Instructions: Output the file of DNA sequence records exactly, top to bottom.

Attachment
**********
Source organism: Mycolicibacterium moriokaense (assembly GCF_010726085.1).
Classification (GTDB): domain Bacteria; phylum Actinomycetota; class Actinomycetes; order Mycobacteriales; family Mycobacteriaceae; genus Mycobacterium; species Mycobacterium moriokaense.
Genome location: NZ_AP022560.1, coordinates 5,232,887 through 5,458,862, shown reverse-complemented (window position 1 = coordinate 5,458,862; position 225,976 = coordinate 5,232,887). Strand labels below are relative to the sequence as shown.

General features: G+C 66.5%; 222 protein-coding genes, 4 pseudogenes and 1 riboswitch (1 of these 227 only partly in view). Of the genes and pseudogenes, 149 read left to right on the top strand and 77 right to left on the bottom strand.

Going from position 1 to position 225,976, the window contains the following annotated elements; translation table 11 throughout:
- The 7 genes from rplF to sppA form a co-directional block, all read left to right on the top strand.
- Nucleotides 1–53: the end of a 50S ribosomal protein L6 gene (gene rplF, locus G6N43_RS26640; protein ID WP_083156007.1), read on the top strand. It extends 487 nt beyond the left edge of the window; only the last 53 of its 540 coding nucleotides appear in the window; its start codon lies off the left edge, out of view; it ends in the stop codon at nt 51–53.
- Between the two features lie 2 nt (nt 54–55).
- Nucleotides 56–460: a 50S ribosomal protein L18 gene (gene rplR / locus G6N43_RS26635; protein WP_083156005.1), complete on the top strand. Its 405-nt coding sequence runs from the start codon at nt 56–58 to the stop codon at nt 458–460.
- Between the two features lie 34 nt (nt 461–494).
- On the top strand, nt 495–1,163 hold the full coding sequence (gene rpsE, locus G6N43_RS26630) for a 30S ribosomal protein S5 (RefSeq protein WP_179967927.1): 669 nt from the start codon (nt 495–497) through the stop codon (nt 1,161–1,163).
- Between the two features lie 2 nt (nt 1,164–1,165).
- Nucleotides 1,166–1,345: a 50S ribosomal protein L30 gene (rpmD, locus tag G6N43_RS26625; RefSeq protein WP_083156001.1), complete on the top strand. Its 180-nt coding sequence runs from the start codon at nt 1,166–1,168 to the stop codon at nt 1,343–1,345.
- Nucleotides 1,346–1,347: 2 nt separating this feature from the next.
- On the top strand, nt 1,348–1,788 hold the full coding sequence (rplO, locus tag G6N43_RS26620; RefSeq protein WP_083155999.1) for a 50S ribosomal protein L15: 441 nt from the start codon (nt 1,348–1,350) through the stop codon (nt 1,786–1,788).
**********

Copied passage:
Source organism: Mycolicibacterium moriokaense (assembly GCF_010726085.1).
Classification (GTDB): domain Bacteria; phylum Actinomycetota; class Actinomycetes; order Mycobacteriales; family Mycobacteriaceae; genus Mycobacterium; species Mycobacterium moriokaense.
Genome location: NZ_AP022560.1, coordinates 5,232,887 through 5,458,862, shown reverse-complemented (window position 1 = coordinate 5,458,862; position 225,976 = coordinate 5,232,887). Strand labels below are relative to the sequence as shown.

General features: G+C 66.5%; 222 protein-coding genes, 4 pseudogenes and 1 riboswitch (1 of these 227 only partly in view). Of the genes and pseudogenes, 149 read left to right on the top strand and 77 right to left on the bottom strand.

Going from position 1 to position 225,976, the window contains the following annotated elements; translation table 11 throughout:
- The 7 genes from rplF to sppA form a co-directional block, all read left to right on the top strand.
- Nucleotides 1–53: the end of a 50S ribosomal protein L6 gene (gene rplF, locus G6N43_RS26640; protein ID WP_083156007.1), read on the top strand. It extends 487 nt beyond the left edge of the window; only the last 53 of its 540 coding nucleotides appear in the window; its start codon lies off the left edge, out of view; it ends in the stop codon at nt 51–53.
- Between the two features lie 2 nt (nt 54–55).
- Nucleotides 56–460: a 50S ribosomal protein L18 gene (gene rplR / locus G6N43_RS26635; protein WP_083156005.1), complete on the top strand. Its 405-nt coding sequence runs from the start codon at nt 56–58 to the stop codon at nt 458–460.
- Between the two features lie 34 nt (nt 461–494).
- On the top strand, nt 495–1,163 hold the full coding sequence (gene rpsE, locus G6N43_RS26630) for a 30S ribosomal protein S5 (RefSeq protein WP_179967927.1): 669 nt from the start codon (nt 495–497) through the stop codon (nt 1,161–1,163).
- Between the two features lie 2 nt (nt 1,164–1,165).
- Nucleotides 1,166–1,345: a 50S ribosomal protein L30 gene (rpmD, locus tag G6N43_RS26625; RefSeq protein WP_083156001.1), complete on the top strand. Its 180-nt coding sequence runs from the start codon at nt 1,166–1,168 to the stop codon at nt 1,343–1,345.
- Nucleotides 1,346–1,347: 2 nt separating this feature from the next.
- On the top strand, nt 1,348–1,788 hold the full coding sequence (rplO, locus tag G6N43_RS26620; RefSeq protein WP_083155999.1) for a 50S ribosomal protein L15: 441 nt from the start codon (nt 1,348–1,350) through the stop codon (nt 1,786–1,788).